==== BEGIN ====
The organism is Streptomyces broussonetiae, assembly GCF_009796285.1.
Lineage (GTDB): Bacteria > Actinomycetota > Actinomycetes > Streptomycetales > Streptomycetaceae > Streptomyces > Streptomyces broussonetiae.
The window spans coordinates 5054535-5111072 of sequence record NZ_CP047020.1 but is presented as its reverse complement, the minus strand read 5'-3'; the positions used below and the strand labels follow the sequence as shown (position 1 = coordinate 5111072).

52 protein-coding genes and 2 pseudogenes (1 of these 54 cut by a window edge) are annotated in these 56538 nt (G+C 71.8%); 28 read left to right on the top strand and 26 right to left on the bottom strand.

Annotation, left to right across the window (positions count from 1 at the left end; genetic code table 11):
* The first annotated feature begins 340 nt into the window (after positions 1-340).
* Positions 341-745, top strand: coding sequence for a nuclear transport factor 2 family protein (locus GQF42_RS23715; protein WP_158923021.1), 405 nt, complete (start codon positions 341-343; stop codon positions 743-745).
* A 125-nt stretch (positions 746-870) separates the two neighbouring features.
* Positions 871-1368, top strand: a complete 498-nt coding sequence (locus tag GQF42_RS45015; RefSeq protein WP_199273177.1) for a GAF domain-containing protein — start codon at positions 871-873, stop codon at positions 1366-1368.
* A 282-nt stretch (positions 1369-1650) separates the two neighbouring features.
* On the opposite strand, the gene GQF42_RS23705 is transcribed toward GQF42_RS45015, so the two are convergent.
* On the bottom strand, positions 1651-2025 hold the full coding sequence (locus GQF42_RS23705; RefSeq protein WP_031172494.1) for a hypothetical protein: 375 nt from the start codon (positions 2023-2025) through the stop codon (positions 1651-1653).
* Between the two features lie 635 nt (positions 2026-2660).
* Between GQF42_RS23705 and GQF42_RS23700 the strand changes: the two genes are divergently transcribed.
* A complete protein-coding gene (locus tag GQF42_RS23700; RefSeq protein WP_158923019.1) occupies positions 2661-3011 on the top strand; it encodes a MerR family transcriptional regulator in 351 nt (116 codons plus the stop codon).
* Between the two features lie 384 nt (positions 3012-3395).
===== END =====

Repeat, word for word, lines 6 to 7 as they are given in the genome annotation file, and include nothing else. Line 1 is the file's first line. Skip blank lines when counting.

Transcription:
* The first annotated feature begins 340 nt into the window (after positions 1-340).
* Positions 341-745, top strand: coding sequence for a nuclear transport factor 2 family protein (locus GQF42_RS23715; protein WP_158923021.1), 405 nt, complete (start codon positions 341-343; stop codon positions 743-745).